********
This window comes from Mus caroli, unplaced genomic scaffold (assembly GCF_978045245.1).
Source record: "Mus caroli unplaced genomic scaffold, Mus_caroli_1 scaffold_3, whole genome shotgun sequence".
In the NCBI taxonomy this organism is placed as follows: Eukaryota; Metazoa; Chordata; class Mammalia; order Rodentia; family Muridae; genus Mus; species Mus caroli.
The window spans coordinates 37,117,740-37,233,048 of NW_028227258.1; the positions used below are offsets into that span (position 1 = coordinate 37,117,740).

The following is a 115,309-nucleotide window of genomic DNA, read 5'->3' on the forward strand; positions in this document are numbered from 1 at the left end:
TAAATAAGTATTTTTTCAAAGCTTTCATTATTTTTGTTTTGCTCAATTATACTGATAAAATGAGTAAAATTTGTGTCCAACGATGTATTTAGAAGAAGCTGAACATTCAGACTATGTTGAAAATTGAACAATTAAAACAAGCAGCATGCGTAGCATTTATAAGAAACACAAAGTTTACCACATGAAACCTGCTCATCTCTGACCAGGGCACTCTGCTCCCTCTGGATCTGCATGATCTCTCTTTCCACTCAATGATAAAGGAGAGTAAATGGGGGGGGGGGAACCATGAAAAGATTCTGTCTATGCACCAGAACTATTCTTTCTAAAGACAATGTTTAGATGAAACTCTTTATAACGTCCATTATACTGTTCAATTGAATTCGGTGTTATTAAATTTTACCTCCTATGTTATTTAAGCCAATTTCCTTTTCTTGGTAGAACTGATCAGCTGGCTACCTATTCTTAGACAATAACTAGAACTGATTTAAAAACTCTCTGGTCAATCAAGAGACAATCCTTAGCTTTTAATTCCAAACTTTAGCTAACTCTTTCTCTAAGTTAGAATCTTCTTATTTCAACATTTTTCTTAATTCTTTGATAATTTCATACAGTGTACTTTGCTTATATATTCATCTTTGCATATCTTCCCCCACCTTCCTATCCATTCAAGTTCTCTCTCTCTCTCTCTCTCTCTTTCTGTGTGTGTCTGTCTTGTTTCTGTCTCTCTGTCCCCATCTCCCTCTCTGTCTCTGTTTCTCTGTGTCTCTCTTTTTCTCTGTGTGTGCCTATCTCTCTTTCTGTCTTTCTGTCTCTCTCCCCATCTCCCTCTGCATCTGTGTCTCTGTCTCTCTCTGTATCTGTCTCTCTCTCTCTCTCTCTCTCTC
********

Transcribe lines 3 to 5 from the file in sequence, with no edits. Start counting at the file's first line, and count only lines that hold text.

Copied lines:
In the NCBI taxonomy this organism is placed as follows: Eukaryota; Metazoa; Chordata; class Mammalia; order Rodentia; family Muridae; genus Mus; species Mus caroli.
The window spans coordinates 37,117,740-37,233,048 of NW_028227258.1; the positions used below are offsets into that span (position 1 = coordinate 37,117,740).

The following is a 115,309-nucleotide window of genomic DNA, read 5'->3' on the forward strand; positions in this document are numbered from 1 at the left end: